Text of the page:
'My childhood hobby has become my life'
What started as a childhood hobby became a way of life. Edward Webster's photography, currently on show at Hull's Studio Eleven Gallery, is the latest stage in his love for the "magic" of cameras.
"I always say my first photography qualification was a Cub Scout badge," said Edward, a commercial photographer and lecturer.
"Photography started for me then and has stayed with me throughout my life.
"It was a way I could express my creativity. I remember sending off the film and waiting a couple of weeks until it came back. I was fascinated by the magic of it."
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Edward's cyanotype images, so named because of their cyan blue colour, are currently being shown at the Humber Street gallery.
Entitled Blueprint, the exhibition sees Edward's images joining work by three other photographers who use the technique in their work.
Cyanotype was a photographic printing process developed during the Victorian era to save the costs of hand- copying or etching images.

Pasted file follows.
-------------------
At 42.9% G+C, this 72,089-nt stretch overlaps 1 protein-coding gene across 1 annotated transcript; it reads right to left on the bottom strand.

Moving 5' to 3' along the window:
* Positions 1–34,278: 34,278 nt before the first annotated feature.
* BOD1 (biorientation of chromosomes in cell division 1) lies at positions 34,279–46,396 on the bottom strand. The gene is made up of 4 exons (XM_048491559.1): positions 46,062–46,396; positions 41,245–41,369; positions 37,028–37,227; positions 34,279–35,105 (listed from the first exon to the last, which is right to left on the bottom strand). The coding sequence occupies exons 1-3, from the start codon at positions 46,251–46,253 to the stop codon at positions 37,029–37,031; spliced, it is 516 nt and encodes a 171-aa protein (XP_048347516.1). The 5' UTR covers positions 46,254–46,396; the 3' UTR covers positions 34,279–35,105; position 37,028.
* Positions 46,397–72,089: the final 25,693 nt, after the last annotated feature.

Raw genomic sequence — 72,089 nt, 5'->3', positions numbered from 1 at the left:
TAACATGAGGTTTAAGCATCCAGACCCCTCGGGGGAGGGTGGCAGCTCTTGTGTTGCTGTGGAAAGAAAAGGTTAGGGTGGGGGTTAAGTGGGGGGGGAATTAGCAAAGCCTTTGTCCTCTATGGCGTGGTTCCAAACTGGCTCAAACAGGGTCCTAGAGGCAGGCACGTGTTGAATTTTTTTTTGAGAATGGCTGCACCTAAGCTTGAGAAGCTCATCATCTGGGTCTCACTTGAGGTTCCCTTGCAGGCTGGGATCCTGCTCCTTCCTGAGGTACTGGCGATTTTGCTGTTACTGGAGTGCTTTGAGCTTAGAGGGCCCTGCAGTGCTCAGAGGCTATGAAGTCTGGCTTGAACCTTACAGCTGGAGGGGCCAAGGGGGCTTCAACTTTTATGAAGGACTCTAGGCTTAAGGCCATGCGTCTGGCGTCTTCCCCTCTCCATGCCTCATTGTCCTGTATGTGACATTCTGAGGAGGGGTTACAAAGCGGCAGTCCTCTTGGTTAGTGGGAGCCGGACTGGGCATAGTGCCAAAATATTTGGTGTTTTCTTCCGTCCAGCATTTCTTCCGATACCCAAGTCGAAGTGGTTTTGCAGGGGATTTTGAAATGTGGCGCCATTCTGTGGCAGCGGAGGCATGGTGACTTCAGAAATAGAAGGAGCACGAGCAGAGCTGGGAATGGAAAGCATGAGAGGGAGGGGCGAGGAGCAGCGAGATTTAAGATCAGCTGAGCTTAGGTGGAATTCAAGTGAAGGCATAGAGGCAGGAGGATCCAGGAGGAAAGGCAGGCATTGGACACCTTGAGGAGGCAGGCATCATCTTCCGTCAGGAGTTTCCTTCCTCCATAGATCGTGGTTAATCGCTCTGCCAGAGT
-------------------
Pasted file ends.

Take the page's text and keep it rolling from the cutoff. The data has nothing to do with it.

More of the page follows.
"Because of the chemical processes in it the images came out blue, the origin of the word 'blueprint'," said Edward.
As a visual pun, he made a series of images of those connected with Blues music, one of which, an image of Jools Holland, is included in the exhibition.
The other works he has created for the show have been newly created and inspired by the surreal Dada movement of the early 20th century.
These include Vanitas War, which uses cut and paste images, including that of the atom bomb Little Boy, which was dropped on Hiroshima in 1945.
"I didn't want to make another statement saying war is right or wrong," said Edward. "I wanted to make something which would attract the viewer and get them to ask themselves why war continues to happen."
Joining Edward's images are those by fellow photographers Andy Gillatt and Chris McDonnell, who work together to picture familiar places, such as the River Humber, in new ways.
Newcomer Matt Fratson also uses cyanotype photographs, with his images including a shot of two whales washed up at Spurn Point.
The exhibition's other featured artist, Fiona Thompson, creates earthenware ceramic objects.
Edward, a lecturer at Harrogate School of Art and Design, is known for his use of large format cameras, including a 11in x 14in home- built camera that was used in his artist residency at Knaresborough Castle.
He admits he is something of a collector of photographic equipment – and still has every camera he has used, whether it works or not.
"They are quite personal to me – they are not just tools, they are more than an inanimate object," he said. "I suppose I am a romantic."